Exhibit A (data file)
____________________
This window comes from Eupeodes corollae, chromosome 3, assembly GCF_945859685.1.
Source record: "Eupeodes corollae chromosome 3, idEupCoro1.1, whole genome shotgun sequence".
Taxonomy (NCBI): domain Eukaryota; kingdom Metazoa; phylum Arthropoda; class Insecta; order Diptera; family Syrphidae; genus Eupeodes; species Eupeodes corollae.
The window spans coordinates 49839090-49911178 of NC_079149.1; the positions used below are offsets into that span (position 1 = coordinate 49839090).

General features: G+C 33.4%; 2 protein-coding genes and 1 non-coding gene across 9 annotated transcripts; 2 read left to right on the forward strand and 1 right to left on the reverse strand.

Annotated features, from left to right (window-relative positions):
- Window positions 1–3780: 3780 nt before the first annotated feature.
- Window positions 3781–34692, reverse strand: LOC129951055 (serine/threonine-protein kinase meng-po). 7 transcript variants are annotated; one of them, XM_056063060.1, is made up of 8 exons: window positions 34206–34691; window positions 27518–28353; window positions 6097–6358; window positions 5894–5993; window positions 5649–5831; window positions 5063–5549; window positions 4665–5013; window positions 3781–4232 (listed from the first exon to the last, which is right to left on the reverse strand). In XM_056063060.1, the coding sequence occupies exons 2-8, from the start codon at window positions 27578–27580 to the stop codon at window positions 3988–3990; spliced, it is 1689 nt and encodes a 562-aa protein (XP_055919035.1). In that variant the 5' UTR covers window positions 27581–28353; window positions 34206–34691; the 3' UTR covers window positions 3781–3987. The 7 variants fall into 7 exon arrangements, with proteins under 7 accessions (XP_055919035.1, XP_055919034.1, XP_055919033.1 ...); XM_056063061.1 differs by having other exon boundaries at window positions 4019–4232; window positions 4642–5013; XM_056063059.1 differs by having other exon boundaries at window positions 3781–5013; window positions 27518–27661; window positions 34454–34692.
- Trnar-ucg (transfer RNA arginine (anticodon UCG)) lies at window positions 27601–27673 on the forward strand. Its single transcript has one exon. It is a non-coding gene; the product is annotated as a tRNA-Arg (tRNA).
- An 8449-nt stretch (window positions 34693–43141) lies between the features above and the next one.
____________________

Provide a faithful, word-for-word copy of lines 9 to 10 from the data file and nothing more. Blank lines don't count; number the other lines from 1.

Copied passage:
- Trnar-ucg (transfer RNA arginine (anticodon UCG)) lies at window positions 27601–27673 on the forward strand. Its single transcript has one exon. It is a non-coding gene; the product is annotated as a tRNA-Arg (tRNA).
- An 8449-nt stretch (window positions 34693–43141) lies between the features above and the next one.